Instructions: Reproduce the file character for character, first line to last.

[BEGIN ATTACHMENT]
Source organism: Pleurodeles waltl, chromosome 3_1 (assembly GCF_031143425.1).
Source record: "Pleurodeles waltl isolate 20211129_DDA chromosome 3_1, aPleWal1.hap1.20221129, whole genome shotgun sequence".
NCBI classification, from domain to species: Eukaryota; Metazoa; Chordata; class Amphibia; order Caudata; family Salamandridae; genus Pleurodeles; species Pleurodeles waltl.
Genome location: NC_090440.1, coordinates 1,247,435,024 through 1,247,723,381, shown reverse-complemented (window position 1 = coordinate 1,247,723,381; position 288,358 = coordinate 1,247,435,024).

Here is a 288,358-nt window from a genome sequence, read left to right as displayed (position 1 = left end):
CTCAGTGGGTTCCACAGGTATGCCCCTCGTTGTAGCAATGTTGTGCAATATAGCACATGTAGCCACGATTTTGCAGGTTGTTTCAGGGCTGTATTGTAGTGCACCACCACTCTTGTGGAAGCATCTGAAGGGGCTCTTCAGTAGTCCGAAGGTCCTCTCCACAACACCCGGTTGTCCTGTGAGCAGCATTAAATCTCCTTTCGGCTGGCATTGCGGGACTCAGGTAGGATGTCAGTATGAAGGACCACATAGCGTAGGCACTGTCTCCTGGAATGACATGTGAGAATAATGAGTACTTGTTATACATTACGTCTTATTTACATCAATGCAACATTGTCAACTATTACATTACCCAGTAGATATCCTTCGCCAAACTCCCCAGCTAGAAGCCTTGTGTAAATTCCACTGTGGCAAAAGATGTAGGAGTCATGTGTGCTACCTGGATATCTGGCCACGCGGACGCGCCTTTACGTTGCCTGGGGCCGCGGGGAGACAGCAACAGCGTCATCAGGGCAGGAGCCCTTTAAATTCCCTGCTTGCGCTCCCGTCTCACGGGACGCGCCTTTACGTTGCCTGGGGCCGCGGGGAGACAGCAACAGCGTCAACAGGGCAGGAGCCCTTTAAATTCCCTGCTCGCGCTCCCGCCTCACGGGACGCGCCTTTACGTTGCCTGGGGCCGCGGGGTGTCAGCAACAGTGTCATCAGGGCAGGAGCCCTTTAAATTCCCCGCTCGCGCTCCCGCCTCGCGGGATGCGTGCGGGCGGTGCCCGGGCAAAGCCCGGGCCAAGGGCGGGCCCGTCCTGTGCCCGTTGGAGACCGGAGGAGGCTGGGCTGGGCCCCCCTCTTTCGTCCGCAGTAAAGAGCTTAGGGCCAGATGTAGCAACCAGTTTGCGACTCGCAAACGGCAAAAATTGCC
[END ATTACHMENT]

Source organism: Pleurodeles waltl, chromosome 3_1 (assembly GCF_031143425.1).
Source record: "Pleurodeles waltl isolate 20211129_DDA chromosome 3_1, aPleWal1.hap1.20221129, whole genome shotgun sequence".
NCBI classification, from domain to species: Eukaryota; Metazoa; Chordata; class Amphibia; order Caudata; family Salamandridae; genus Pleurodeles; species Pleurodeles waltl.
Genome location: NC_090440.1, coordinates 1,247,435,024 through 1,247,723,381, shown reverse-complemented (window position 1 = coordinate 1,247,723,381; position 288,358 = coordinate 1,247,435,024).

Here is a 288,358-nt window from a genome sequence, read left to right as displayed (position 1 = left end):
CTCAGTGGGTTCCACAGGTATGCCCCTCGTTGTAGCAATGTTGTGCAATATAGCACATGTAGCCACGATTTTGCAGGTTGTTTCAGGGCTGTATTGTAGTGCACCACCACTCTTGTGGAAGCATCTGAAGGGGCTCTTCAGTAGTCCGAAGGTCCTCTCCACAACACCCGGTTGTCCTGTGAGCAGCATTAAATCTCCTTTCGGCTGGCATTGCGGGACTCAGGTAGGATGTCAGTATGAAGGACCACATAGCGTAGGCACTGTCTCCTGGAATGACATGTGAGAATAATGAGTACTTGTTATACATTACGTCTTATTTACATCAATGCAACATTGTCAACTATTACATTACCCAGTAGATATCCTTCGCCAAACTCCCCAGCTAGAAGCCTTGTGTAAATTCCACTGTGGCAAAAGATGTAGGAGTCATGTGTGCTACCTGGATATCTGGCCACGCGGACGCGCCTTTACGTTGCCTGGGGCCGCGGGGAGACAGCAACAGCGTCATCAGGGCAGGAGCCCTTTAAATTCCCTGCTTGCGCTCCCGTCTCACGGGACGCGCCTTTACGTTGCCTGGGGCCGCGGGGAGACAGCAACAGCGTCAACAGGGCAGGAGCCCTTTAAATTCCCTGCTCGCGCTCCCGCCTCACGGGACGCGCCTTTACGTTGCCTGGGGCCGCGGGGTGTCAGCAACAGTGTCATCAGGGCAGGAGCCCTTTAAATTCCCCGCTCGCGCTCCCGCCTCGCGGGATGCGTGCGGGCGGTGCCCGGGCAAAGCCCGGGCCAAGGGCGGGCCCGTCCTGTGCCCGTTGGAGACCGGAGGAGGCTGGGCTGGGCCCCCCTCTTTCGTCCGCAGTAAAGAGCTTAGGGCCAGATGTAGCAACCAGTTTGCGACTCGCAAACGGCAAAAATTGCC